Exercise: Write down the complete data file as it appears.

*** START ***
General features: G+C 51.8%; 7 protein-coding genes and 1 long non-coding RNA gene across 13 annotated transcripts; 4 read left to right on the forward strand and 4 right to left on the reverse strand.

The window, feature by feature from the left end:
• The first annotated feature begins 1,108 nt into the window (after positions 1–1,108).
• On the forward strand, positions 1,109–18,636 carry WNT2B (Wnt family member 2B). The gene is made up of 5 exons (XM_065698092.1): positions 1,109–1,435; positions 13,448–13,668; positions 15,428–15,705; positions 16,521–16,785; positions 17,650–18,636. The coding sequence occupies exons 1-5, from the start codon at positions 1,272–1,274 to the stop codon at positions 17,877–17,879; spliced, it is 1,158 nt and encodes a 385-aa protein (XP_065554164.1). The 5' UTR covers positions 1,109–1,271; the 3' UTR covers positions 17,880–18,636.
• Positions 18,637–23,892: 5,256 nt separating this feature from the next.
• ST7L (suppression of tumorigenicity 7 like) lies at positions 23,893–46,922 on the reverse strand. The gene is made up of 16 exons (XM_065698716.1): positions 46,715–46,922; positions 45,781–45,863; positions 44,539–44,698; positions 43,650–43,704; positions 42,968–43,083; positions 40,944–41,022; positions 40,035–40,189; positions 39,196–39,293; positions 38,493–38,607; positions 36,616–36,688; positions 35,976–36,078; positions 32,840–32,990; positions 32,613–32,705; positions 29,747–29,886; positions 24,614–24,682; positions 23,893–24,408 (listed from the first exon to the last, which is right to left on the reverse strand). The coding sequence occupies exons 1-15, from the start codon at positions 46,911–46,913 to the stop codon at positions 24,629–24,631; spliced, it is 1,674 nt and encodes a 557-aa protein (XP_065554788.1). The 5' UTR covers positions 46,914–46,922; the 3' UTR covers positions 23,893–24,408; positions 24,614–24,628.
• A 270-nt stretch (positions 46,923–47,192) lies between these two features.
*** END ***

General features: G+C 51.8%; 7 protein-coding genes and 1 long non-coding RNA gene across 13 annotated transcripts; 4 read left to right on the forward strand and 4 right to left on the reverse strand.

The window, feature by feature from the left end:
• The first annotated feature begins 1,108 nt into the window (after positions 1–1,108).
• On the forward strand, positions 1,109–18,636 carry WNT2B (Wnt family member 2B). The gene is made up of 5 exons (XM_065698092.1): positions 1,109–1,435; positions 13,448–13,668; positions 15,428–15,705; positions 16,521–16,785; positions 17,650–18,636. The coding sequence occupies exons 1-5, from the start codon at positions 1,272–1,274 to the stop codon at positions 17,877–17,879; spliced, it is 1,158 nt and encodes a 385-aa protein (XP_065554164.1). The 5' UTR covers positions 1,109–1,271; the 3' UTR covers positions 17,880–18,636.
• Positions 18,637–23,892: 5,256 nt separating this feature from the next.
• ST7L (suppression of tumorigenicity 7 like) lies at positions 23,893–46,922 on the reverse strand. The gene is made up of 16 exons (XM_065698716.1): positions 46,715–46,922; positions 45,781–45,863; positions 44,539–44,698; positions 43,650–43,704; positions 42,968–43,083; positions 40,944–41,022; positions 40,035–40,189; positions 39,196–39,293; positions 38,493–38,607; positions 36,616–36,688; positions 35,976–36,078; positions 32,840–32,990; positions 32,613–32,705; positions 29,747–29,886; positions 24,614–24,682; positions 23,893–24,408 (listed from the first exon to the last, which is right to left on the reverse strand). The coding sequence occupies exons 1-15, from the start codon at positions 46,911–46,913 to the stop codon at positions 24,629–24,631; spliced, it is 1,674 nt and encodes a 557-aa protein (XP_065554788.1). The 5' UTR covers positions 46,914–46,922; the 3' UTR covers positions 23,893–24,408; positions 24,614–24,628.
• A 270-nt stretch (positions 46,923–47,192) lies between these two features.